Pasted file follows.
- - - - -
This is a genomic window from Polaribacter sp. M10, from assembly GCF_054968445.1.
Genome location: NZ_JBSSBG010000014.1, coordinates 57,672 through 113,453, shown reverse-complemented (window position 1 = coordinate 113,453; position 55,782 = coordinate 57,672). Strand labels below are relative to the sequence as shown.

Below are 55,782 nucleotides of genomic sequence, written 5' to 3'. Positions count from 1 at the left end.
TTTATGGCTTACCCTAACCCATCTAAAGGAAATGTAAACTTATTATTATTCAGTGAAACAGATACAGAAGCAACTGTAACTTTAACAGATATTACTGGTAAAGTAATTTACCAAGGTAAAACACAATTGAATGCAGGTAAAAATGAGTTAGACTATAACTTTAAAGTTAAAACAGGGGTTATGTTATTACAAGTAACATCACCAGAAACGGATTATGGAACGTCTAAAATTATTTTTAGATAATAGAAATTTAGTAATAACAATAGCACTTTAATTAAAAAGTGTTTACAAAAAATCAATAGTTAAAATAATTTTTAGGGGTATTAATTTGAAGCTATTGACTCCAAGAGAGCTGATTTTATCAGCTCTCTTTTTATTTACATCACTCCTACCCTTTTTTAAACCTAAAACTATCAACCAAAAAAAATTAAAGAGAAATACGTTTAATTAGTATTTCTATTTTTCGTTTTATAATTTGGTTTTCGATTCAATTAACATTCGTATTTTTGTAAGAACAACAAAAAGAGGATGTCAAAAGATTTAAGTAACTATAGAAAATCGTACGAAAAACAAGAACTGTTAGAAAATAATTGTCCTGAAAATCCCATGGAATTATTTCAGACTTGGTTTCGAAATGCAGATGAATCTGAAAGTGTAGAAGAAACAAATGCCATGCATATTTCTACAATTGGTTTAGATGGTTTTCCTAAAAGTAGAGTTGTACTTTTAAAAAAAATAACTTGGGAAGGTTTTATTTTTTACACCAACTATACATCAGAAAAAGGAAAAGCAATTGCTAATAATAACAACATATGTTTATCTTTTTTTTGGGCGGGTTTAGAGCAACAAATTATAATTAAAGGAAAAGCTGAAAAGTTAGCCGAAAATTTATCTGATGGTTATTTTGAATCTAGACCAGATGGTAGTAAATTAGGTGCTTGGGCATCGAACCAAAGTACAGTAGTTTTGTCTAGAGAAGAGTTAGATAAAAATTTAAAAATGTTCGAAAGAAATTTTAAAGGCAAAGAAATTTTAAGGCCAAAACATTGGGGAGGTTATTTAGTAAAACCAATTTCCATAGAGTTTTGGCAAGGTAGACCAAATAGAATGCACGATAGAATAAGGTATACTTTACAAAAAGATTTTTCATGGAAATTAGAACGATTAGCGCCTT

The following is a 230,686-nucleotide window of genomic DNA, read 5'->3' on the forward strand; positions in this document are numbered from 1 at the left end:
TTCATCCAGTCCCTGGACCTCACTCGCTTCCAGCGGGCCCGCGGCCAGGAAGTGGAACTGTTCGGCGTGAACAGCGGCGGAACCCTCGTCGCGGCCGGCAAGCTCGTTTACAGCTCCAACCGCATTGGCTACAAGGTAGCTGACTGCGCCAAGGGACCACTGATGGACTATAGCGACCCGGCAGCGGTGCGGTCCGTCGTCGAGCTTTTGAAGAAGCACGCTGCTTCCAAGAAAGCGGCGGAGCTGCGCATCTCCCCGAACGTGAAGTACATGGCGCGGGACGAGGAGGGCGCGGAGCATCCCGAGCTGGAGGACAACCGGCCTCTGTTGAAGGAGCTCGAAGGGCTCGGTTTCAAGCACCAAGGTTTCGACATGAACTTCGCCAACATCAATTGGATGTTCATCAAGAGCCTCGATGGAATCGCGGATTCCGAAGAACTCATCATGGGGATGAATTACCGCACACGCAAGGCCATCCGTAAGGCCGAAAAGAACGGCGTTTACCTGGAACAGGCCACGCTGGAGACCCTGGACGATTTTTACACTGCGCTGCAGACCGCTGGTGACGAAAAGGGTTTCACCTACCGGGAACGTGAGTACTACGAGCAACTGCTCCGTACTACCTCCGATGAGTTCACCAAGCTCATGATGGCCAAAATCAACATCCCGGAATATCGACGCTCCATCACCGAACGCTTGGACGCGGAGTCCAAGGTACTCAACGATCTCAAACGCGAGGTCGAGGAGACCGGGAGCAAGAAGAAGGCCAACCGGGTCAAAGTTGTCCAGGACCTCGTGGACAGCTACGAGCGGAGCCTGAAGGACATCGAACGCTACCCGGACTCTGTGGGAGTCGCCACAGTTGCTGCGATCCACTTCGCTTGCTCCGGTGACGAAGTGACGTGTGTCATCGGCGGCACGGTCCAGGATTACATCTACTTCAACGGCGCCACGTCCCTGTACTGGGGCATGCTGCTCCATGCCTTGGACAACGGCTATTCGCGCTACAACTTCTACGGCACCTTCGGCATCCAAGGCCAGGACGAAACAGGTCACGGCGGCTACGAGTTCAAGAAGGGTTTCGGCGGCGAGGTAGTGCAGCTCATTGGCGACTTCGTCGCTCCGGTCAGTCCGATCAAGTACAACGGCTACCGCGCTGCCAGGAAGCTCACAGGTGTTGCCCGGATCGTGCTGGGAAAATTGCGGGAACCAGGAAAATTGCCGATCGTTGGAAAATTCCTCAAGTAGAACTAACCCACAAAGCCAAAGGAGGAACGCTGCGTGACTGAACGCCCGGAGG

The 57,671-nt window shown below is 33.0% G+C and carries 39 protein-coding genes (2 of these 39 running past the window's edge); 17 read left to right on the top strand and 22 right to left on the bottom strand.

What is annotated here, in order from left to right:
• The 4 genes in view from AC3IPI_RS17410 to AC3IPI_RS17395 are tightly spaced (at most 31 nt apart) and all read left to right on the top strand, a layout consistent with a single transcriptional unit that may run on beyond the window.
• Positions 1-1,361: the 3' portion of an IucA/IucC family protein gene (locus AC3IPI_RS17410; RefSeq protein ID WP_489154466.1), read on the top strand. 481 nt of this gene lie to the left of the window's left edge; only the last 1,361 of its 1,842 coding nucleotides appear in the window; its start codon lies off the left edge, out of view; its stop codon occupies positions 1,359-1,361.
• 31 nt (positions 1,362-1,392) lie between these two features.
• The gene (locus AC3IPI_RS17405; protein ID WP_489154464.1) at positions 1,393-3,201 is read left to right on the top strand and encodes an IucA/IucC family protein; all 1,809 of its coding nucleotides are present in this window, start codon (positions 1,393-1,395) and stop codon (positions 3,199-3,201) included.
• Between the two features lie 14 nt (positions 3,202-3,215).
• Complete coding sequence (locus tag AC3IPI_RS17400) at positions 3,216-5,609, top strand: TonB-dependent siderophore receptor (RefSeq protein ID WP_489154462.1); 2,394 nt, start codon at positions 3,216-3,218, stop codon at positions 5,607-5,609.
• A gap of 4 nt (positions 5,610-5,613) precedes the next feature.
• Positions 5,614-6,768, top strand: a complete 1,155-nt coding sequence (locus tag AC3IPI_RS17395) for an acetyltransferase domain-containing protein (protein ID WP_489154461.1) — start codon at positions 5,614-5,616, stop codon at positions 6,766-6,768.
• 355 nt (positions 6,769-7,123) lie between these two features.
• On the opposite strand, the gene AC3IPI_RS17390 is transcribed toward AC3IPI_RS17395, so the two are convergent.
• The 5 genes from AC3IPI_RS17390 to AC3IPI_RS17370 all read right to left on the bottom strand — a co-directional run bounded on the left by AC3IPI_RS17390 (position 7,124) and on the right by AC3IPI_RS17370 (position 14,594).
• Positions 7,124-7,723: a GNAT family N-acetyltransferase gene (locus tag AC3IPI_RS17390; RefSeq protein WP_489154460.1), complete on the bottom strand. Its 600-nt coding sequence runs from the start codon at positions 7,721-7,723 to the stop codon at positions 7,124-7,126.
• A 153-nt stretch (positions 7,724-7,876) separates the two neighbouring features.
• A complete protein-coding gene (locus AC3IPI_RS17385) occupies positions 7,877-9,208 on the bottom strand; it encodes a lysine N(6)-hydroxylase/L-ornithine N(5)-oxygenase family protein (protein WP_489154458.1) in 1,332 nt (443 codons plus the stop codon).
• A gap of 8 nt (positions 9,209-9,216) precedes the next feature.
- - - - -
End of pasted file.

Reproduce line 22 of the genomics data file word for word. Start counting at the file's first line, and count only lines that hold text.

• A complete protein-coding gene (locus AC3IPI_RS17385) occupies positions 7,877-9,208 on the bottom strand; it encodes a lysine N(6)-hydroxylase/L-ornithine N(5)-oxygenase family protein (protein WP_489154458.1) in 1,332 nt (443 codons plus the stop codon).